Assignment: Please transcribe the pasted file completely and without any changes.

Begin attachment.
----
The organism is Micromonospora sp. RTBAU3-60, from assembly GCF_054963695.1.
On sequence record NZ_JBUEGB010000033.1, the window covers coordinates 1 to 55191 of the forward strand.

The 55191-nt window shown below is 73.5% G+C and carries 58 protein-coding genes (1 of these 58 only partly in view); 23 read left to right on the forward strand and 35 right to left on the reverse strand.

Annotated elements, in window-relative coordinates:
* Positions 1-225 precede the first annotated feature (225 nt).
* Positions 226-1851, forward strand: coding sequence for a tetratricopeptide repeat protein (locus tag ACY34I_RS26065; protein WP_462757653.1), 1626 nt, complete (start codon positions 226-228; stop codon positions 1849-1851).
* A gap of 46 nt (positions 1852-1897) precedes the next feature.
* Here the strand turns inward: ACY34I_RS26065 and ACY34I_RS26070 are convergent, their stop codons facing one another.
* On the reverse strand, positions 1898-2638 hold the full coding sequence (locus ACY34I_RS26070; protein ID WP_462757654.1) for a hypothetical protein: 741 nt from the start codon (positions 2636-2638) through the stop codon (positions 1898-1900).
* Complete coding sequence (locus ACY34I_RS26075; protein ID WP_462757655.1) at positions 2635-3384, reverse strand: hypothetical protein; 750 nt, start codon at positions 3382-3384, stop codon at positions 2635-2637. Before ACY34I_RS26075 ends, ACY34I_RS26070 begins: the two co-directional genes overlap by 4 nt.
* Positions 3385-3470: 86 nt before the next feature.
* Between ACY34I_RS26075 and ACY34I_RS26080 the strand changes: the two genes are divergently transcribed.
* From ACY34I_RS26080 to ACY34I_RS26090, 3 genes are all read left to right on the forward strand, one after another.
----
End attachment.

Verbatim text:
The organism is Micromonospora sp. RTBAU3-60, from assembly GCF_054963695.1.
On sequence record NZ_JBUEGB010000033.1, the window covers coordinates 1 to 55191 of the forward strand.

The 55191-nt window shown below is 73.5% G+C and carries 58 protein-coding genes (1 of these 58 only partly in view); 23 read left to right on the forward strand and 35 right to left on the reverse strand.

Annotated elements, in window-relative coordinates:
* Positions 1-225 precede the first annotated feature (225 nt).
* Positions 226-1851, forward strand: coding sequence for a tetratricopeptide repeat protein (locus tag ACY34I_RS26065; protein WP_462757653.1), 1626 nt, complete (start codon positions 226-228; stop codon positions 1849-1851).
* A gap of 46 nt (positions 1852-1897) precedes the next feature.
* Here the strand turns inward: ACY34I_RS26065 and ACY34I_RS26070 are convergent, their stop codons facing one another.
* On the reverse strand, positions 1898-2638 hold the full coding sequence (locus ACY34I_RS26070; protein ID WP_462757654.1) for a hypothetical protein: 741 nt from the start codon (positions 2636-2638) through the stop codon (positions 1898-1900).
* Complete coding sequence (locus ACY34I_RS26075; protein ID WP_462757655.1) at positions 2635-3384, reverse strand: hypothetical protein; 750 nt, start codon at positions 3382-3384, stop codon at positions 2635-2637. Before ACY34I_RS26075 ends, ACY34I_RS26070 begins: the two co-directional genes overlap by 4 nt.
* Positions 3385-3470: 86 nt before the next feature.
* Between ACY34I_RS26075 and ACY34I_RS26080 the strand changes: the two genes are divergently transcribed.
* From ACY34I_RS26080 to ACY34I_RS26090, 3 genes are all read left to right on the forward strand, one after another.